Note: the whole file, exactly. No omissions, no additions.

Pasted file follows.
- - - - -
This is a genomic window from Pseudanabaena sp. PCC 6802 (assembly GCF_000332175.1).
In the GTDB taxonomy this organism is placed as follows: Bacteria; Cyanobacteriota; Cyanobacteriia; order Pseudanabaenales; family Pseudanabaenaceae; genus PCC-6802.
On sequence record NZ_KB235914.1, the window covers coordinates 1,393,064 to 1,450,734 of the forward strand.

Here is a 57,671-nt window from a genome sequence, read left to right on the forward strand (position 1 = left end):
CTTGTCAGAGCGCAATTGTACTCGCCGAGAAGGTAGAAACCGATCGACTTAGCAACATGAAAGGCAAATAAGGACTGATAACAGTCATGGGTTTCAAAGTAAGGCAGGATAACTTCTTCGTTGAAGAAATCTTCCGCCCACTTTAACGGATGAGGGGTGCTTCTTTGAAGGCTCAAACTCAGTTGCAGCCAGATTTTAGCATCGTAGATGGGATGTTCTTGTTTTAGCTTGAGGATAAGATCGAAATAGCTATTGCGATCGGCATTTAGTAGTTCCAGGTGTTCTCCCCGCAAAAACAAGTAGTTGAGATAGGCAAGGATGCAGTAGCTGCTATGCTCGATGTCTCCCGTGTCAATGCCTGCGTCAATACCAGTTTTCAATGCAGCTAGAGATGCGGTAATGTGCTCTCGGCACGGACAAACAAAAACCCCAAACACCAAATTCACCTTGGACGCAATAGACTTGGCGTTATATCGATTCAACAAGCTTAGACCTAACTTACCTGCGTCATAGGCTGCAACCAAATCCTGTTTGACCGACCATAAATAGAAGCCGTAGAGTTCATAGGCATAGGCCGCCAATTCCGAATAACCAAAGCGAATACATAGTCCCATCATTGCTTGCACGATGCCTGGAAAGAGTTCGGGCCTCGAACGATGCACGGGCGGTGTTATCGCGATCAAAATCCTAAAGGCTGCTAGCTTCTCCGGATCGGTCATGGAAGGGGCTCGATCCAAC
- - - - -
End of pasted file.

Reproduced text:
This is a genomic window from Pseudanabaena sp. PCC 6802 (assembly GCF_000332175.1).
In the GTDB taxonomy this organism is placed as follows: Bacteria; Cyanobacteriota; Cyanobacteriia; order Pseudanabaenales; family Pseudanabaenaceae; genus PCC-6802.
On sequence record NZ_KB235914.1, the window covers coordinates 1,393,064 to 1,450,734 of the forward strand.

Here is a 57,671-nt window from a genome sequence, read left to right on the forward strand (position 1 = left end):
CTTGTCAGAGCGCAATTGTACTCGCCGAGAAGGTAGAAACCGATCGACTTAGCAACATGAAAGGCAAATAAGGACTGATAACAGTCATGGGTTTCAAAGTAAGGCAGGATAACTTCTTCGTTGAAGAAATCTTCCGCCCACTTTAACGGATGAGGGGTGCTTCTTTGAAGGCTCAAACTCAGTTGCAGCCAGATTTTAGCATCGTAGATGGGATGTTCTTGTTTTAGCTTGAGGATAAGATCGAAATAGCTATTGCGATCGGCATTTAGTAGTTCCAGGTGTTCTCCCCGCAAAAACAAGTAGTTGAGATAGGCAAGGATGCAGTAGCTGCTATGCTCGATGTCTCCCGTGTCAATGCCTGCGTCAATACCAGTTTTCAATGCAGCTAGAGATGCGGTAATGTGCTCTCGGCACGGACAAACAAAAACCCCAAACACCAAATTCACCTTGGACGCAATAGACTTGGCGTTATATCGATTCAACAAGCTTAGACCTAACTTACCTGCGTCATAGGCTGCAACCAAATCCTGTTTGACCGACCATAAATAGAAGCCGTAGAGTTCATAGGCATAGGCCGCCAATTCCGAATAACCAAAGCGAATACATAGTCCCATCATTGCTTGCACGATGCCTGGAAAGAGTTCGGGCCTCGAACGATGCACGGGCGGTGTTATCGCGATCAAAATCCTAAAGGCTGCTAGCTTCTCCGGATCGGTCATGGAAGGGGCTCGATCCAAC